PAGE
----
Stem cell injections deliver benefits on OA-related structural outcomes
Intra-articular mesenchymal stem cell (MSC) injections on articular cartilage and subchondral bone result in improved osteoarthritis (OA)-related structural outcomes, according to a systematic review of early-phase clinical trials.
The investigators searched Ovid Medline and Embase from inception to April 2020 using MeSH terms and keywords. Independent reviewers extracted data and evaluated methodological quality. Qualitative evidence synthesis was carried out due to the heterogeneity of interventions and outcome measures.
Thirteen randomized controlled trials (phase I or II) were identified, of which 10 included OA populations and three involved populations at risk of OA. Risk of bias was high in one study, moderate in three, and low in nine.
Seven studies used allogeneic MSCs (four bone marrow, one umbilical cord, one placenta, and one adipose tissue), while six used autologous MSCs (three adipose tissue, two bone marrow, and one peripheral blood).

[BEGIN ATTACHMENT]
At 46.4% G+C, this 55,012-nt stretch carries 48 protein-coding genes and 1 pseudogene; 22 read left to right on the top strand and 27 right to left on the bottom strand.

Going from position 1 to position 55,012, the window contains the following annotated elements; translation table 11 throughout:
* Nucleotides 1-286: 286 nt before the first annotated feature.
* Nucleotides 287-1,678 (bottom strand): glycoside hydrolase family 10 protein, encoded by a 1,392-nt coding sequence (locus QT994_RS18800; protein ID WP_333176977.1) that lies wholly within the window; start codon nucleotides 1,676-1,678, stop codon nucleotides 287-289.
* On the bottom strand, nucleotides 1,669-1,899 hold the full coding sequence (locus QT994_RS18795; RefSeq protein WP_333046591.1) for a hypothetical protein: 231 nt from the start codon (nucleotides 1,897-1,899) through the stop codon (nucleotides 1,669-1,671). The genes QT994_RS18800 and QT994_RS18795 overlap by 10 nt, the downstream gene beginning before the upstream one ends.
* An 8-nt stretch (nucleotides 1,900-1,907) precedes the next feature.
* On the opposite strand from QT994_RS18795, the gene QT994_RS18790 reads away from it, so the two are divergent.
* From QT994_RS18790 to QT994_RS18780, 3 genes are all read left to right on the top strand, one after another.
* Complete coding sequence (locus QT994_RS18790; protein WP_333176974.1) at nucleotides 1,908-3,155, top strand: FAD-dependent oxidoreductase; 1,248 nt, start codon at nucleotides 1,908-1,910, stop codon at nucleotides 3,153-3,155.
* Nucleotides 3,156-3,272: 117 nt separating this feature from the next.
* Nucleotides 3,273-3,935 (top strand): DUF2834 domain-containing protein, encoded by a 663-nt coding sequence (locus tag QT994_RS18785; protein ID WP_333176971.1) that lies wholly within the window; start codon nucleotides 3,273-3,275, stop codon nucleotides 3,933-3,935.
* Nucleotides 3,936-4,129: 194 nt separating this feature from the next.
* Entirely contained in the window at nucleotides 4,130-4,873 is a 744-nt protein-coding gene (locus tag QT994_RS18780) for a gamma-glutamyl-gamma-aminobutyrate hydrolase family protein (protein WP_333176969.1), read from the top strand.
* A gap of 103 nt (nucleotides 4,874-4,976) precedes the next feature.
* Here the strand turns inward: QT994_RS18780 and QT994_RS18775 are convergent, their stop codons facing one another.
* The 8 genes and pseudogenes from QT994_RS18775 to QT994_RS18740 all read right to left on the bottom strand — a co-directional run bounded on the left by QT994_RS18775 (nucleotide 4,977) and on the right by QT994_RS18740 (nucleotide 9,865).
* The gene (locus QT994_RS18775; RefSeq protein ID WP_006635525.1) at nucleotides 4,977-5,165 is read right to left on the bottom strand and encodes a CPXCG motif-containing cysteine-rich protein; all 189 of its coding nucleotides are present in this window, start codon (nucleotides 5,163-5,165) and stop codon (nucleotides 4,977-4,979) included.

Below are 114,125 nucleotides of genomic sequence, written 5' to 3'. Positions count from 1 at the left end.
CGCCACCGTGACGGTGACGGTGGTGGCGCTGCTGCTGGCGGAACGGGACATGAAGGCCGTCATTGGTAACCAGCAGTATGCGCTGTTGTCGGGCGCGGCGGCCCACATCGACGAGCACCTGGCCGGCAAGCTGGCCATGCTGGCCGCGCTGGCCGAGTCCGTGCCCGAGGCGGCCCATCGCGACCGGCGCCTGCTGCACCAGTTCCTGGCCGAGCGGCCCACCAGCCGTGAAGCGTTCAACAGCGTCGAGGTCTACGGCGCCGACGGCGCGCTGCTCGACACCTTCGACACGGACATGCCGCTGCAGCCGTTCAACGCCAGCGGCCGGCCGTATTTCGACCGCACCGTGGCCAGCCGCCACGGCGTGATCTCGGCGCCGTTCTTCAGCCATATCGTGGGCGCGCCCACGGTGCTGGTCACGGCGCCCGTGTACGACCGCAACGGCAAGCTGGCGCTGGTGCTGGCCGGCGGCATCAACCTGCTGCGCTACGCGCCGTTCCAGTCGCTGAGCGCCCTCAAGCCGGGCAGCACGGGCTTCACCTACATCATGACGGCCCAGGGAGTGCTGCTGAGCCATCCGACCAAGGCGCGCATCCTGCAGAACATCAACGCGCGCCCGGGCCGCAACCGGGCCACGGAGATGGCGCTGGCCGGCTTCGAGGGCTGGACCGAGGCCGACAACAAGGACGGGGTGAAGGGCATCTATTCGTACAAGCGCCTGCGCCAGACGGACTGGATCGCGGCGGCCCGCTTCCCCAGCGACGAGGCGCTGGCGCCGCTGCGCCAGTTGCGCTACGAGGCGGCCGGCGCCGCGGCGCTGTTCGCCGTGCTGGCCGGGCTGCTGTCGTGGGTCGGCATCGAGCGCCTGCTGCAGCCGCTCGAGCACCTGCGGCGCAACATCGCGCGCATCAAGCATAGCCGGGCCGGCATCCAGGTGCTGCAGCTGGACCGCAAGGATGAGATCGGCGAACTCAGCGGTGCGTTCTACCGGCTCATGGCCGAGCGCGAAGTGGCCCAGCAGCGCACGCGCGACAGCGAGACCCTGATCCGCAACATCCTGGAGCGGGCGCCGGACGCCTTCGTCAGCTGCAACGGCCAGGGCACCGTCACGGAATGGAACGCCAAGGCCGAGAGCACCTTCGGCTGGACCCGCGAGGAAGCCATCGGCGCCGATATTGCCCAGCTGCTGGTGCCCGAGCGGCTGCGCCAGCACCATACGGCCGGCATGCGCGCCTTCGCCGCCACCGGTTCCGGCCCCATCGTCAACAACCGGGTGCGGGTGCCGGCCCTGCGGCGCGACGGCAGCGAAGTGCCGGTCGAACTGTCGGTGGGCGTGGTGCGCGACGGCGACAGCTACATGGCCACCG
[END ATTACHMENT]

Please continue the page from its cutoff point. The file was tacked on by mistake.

Ten of the 11 studies examining cartilage outcomes found MSCs to be advantageous on cartilage volume, morphology, quality, regeneration, and repair, as assessed by magnetic resonance imaging, arthroscopy, or histology. The evidence for subchondral bone was consistent in all three studies on populations at risk of OA, demonstrating beneficial effects.
In addition, 16 unpublished, eligible trials were identified through trial registries search, including eight with actual or estimated completion dates before 2016.
“Due to the heterogeneity of MSCs, modest sample sizes, methodological limitations, and potential for publication bias, further work is needed before this therapy is recommended in the management of OA,” the investigators said.